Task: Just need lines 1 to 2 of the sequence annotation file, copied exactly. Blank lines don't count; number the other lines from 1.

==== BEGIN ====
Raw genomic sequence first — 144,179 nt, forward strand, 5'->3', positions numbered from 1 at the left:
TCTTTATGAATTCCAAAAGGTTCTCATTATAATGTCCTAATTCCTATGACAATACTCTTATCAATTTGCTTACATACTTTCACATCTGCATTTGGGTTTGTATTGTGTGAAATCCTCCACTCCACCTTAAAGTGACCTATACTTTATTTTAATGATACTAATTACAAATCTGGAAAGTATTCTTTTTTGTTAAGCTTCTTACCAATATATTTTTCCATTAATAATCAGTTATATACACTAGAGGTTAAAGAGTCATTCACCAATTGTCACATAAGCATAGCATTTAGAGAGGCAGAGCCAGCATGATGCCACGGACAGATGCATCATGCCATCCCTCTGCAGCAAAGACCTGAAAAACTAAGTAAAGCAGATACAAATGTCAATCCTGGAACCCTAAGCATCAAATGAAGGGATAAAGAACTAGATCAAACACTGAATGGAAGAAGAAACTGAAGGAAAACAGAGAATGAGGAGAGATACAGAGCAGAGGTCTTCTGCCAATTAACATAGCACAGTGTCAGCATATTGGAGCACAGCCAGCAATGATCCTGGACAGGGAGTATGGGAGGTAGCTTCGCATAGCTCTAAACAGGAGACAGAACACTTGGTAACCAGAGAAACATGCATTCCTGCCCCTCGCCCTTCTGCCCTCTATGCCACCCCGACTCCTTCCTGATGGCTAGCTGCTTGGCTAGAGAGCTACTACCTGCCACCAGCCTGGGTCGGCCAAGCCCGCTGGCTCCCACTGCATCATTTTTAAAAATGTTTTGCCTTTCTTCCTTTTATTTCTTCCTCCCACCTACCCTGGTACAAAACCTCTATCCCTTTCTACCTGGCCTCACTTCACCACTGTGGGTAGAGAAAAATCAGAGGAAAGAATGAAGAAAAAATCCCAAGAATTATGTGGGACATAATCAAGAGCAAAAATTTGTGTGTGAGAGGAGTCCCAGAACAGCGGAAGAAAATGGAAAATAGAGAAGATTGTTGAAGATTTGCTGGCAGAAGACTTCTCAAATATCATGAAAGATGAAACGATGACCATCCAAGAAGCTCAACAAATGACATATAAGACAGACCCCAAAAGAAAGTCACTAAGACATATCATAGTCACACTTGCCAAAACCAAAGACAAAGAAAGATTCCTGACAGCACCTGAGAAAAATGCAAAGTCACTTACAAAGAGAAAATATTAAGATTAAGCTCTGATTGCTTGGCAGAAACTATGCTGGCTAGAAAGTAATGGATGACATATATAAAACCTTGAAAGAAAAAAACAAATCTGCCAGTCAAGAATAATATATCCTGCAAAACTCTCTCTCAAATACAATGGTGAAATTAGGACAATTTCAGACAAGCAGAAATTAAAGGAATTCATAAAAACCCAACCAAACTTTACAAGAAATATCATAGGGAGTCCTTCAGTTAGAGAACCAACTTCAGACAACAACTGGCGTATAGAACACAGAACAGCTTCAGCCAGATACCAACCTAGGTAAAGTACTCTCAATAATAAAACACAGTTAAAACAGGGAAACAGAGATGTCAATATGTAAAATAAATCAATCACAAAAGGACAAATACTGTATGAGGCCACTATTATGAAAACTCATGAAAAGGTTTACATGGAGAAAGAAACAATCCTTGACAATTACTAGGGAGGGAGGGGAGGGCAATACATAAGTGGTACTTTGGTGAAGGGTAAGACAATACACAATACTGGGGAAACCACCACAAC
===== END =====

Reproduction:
Raw genomic sequence first — 144,179 nt, forward strand, 5'->3', positions numbered from 1 at the left:
TCTTTATGAATTCCAAAAGGTTCTCATTATAATGTCCTAATTCCTATGACAATACTCTTATCAATTTGCTTACATACTTTCACATCTGCATTTGGGTTTGTATTGTGTGAAATCCTCCACTCCACCTTAAAGTGACCTATACTTTATTTTAATGATACTAATTACAAATCTGGAAAGTATTCTTTTTTGTTAAGCTTCTTACCAATATATTTTTCCATTAATAATCAGTTATATACACTAGAGGTTAAAGAGTCATTCACCAATTGTCACATAAGCATAGCATTTAGAGAGGCAGAGCCAGCATGATGCCACGGACAGATGCATCATGCCATCCCTCTGCAGCAAAGACCTGAAAAACTAAGTAAAGCAGATACAAATGTCAATCCTGGAACCCTAAGCATCAAATGAAGGGATAAAGAACTAGATCAAACACTGAATGGAAGAAGAAACTGAAGGAAAACAGAGAATGAGGAGAGATACAGAGCAGAGGTCTTCTGCCAATTAACATAGCACAGTGTCAGCATATTGGAGCACAGCCAGCAATGATCCTGGACAGGGAGTATGGGAGGTAGCTTCGCATAGCTCTAAACAGGAGACAGAACACTTGGTAACCAGAGAAACATGCATTCCTGCCCCTCGCCCTTCTGCCCTCTATGCCACCCCGACTCCTTCCTGATGGCTAGCTGCTTGGCTAGAGAGCTACTACCTGCCACCAGCCTGGGTCGGCCAAGCCCGCTGGCTCCCACTGCATCATTTTTAAAAATGTTTTGCCTTTCTTCCTTTTATTTCTTCCTCCCACCTACCCTGGTACAAAACCTCTATCCCTTTCTACCTGGCCTCACTTCACCACTGTGGGTAGAGAAAAATCAGAGGAAAGAATGAAGAAAAAATCCCAAGAATTATGTGGGACATAATCAAGAGCAAAAATTTGTGTGTGAGAGGAGTCCCAGAACAGCGGAAGAAAATGGAAAATAGAGAAGATTGTTGAAGATTTGCTGGCAGAAGACTTCTCAAATATCATGAAAGATGAAACGATGACCATCCAAGAAGCTCAACAAATGACATATAAGACAGACCCCAAAAGAAAGTCACTAAGACATATCATAGTCACACTTGCCAAAACCAAAGACAAAGAAAGATTCCTGACAGCACCTGAGAAAAATGCAAAGTCACTTACAAAGAGAAAATATTAAGATTAAGCTCTGATTGCTTGGCAGAAACTATGCTGGCTAGAAAGTAATGGATGACATATATAAAACCTTGAAAGAAAAAAACAAATCTGCCAGTCAAGAATAATATATCCTGCAAAACTCTCTCTCAAATACAATGGTGAAATTAGGACAATTTCAGACAAGCAGAAATTAAAGGAATTCATAAAAACCCAACCAAACTTTACAAGAAATATCATAGGGAGTCCTTCAGTTAGAGAACCAACTTCAGACAACAACTGGCGTATAGAACACAGAACAGCTTCAGCCAGATACCAACCTAGGTAAAGTACTCTCAATAATAAAACACAGTTAAAACAGGGAAACAGAGATGTCAATATGTAAAATAAATCAATCACAAAAGGACAAATACTGTATGAGGCCACTATTATGAAAACTCATGAAAAGGTTTACATGGAGAAAGAAACAATCCTTGACAATTACTAGGGAGGGAGGGGAGGGCAATACATAAGTGGTACTTTGGTGAAGGGTAAGACAATACACAATACTGGGGAAACCACCACAAC